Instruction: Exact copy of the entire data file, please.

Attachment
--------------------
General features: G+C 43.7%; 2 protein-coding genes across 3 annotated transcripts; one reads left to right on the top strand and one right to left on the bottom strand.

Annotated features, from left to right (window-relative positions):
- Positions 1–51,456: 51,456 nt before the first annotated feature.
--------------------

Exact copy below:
General features: G+C 43.7%; 2 protein-coding genes across 3 annotated transcripts; one reads left to right on the top strand and one right to left on the bottom strand.

Annotated features, from left to right (window-relative positions):
- Positions 1–51,456: 51,456 nt before the first annotated feature.